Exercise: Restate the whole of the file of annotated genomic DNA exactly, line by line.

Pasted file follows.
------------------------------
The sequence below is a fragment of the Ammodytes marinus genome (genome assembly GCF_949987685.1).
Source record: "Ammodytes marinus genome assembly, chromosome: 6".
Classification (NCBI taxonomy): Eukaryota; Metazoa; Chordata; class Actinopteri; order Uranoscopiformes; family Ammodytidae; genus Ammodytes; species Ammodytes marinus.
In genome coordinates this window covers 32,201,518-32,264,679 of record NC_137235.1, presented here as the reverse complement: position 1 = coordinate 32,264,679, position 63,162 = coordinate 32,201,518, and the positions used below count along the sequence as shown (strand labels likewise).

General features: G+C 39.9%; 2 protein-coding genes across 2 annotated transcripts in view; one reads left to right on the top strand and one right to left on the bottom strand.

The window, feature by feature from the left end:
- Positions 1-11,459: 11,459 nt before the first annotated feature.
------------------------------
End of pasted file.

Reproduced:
The sequence below is a fragment of the Ammodytes marinus genome (genome assembly GCF_949987685.1).
Source record: "Ammodytes marinus genome assembly, chromosome: 6".
Classification (NCBI taxonomy): Eukaryota; Metazoa; Chordata; class Actinopteri; order Uranoscopiformes; family Ammodytidae; genus Ammodytes; species Ammodytes marinus.
In genome coordinates this window covers 32,201,518-32,264,679 of record NC_137235.1, presented here as the reverse complement: position 1 = coordinate 32,264,679, position 63,162 = coordinate 32,201,518, and the positions used below count along the sequence as shown (strand labels likewise).

General features: G+C 39.9%; 2 protein-coding genes across 2 annotated transcripts in view; one reads left to right on the top strand and one right to left on the bottom strand.

The window, feature by feature from the left end:
- Positions 1-11,459: 11,459 nt before the first annotated feature.